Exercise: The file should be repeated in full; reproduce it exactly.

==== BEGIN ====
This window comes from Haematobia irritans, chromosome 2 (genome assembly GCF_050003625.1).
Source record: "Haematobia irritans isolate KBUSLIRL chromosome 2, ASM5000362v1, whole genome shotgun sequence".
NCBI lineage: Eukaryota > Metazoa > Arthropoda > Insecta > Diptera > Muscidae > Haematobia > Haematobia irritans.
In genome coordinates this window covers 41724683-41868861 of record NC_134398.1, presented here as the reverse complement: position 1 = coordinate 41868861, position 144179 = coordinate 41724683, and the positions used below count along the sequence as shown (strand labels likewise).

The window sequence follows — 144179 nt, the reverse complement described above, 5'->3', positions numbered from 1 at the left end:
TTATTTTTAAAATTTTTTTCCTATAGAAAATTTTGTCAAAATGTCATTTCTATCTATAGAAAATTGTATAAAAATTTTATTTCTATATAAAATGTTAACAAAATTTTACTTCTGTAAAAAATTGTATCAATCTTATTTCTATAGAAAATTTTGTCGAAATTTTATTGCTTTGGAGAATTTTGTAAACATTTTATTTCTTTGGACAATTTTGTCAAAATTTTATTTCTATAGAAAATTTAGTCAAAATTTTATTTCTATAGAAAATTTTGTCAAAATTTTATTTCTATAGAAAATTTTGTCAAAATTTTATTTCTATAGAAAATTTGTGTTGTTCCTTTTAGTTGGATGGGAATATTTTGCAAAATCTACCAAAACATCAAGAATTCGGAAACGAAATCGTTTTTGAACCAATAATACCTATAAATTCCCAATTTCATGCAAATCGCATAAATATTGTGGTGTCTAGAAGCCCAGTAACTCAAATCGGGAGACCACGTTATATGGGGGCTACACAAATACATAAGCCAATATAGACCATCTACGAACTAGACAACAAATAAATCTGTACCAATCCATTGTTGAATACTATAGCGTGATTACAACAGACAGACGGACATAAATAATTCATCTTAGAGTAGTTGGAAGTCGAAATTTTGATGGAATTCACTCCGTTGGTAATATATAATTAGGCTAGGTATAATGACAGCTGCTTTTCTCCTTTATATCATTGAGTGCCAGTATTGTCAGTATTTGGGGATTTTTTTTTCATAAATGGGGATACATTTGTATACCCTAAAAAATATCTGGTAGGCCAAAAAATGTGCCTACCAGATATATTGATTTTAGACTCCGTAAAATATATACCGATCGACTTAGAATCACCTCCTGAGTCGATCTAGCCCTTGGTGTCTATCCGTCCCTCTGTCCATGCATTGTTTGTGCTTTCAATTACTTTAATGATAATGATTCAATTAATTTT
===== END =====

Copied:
This window comes from Haematobia irritans, chromosome 2 (genome assembly GCF_050003625.1).
Source record: "Haematobia irritans isolate KBUSLIRL chromosome 2, ASM5000362v1, whole genome shotgun sequence".
NCBI lineage: Eukaryota > Metazoa > Arthropoda > Insecta > Diptera > Muscidae > Haematobia > Haematobia irritans.
In genome coordinates this window covers 41724683-41868861 of record NC_134398.1, presented here as the reverse complement: position 1 = coordinate 41868861, position 144179 = coordinate 41724683, and the positions used below count along the sequence as shown (strand labels likewise).

The window sequence follows — 144179 nt, the reverse complement described above, 5'->3', positions numbered from 1 at the left end:
TTATTTTTAAAATTTTTTTCCTATAGAAAATTTTGTCAAAATGTCATTTCTATCTATAGAAAATTGTATAAAAATTTTATTTCTATATAAAATGTTAACAAAATTTTACTTCTGTAAAAAATTGTATCAATCTTATTTCTATAGAAAATTTTGTCGAAATTTTATTGCTTTGGAGAATTTTGTAAACATTTTATTTCTTTGGACAATTTTGTCAAAATTTTATTTCTATAGAAAATTTAGTCAAAATTTTATTTCTATAGAAAATTTTGTCAAAATTTTATTTCTATAGAAAATTTTGTCAAAATTTTATTTCTATAGAAAATTTGTGTTGTTCCTTTTAGTTGGATGGGAATATTTTGCAAAATCTACCAAAACATCAAGAATTCGGAAACGAAATCGTTTTTGAACCAATAATACCTATAAATTCCCAATTTCATGCAAATCGCATAAATATTGTGGTGTCTAGAAGCCCAGTAACTCAAATCGGGAGACCACGTTATATGGGGGCTACACAAATACATAAGCCAATATAGACCATCTACGAACTAGACAACAAATAAATCTGTACCAATCCATTGTTGAATACTATAGCGTGATTACAACAGACAGACGGACATAAATAATTCATCTTAGAGTAGTTGGAAGTCGAAATTTTGATGGAATTCACTCCGTTGGTAATATATAATTAGGCTAGGTATAATGACAGCTGCTTTTCTCCTTTATATCATTGAGTGCCAGTATTGTCAGTATTTGGGGATTTTTTTTTCATAAATGGGGATACATTTGTATACCCTAAAAAATATCTGGTAGGCCAAAAAATGTGCCTACCAGATATATTGATTTTAGACTCCGTAAAATATATACCGATCGACTTAGAATCACCTCCTGAGTCGATCTAGCCCTTGGTGTCTATCCGTCCCTCTGTCCATGCATTGTTTGTGCTTTCAATTACTTTAATGATAATGATTCAATTAATTTT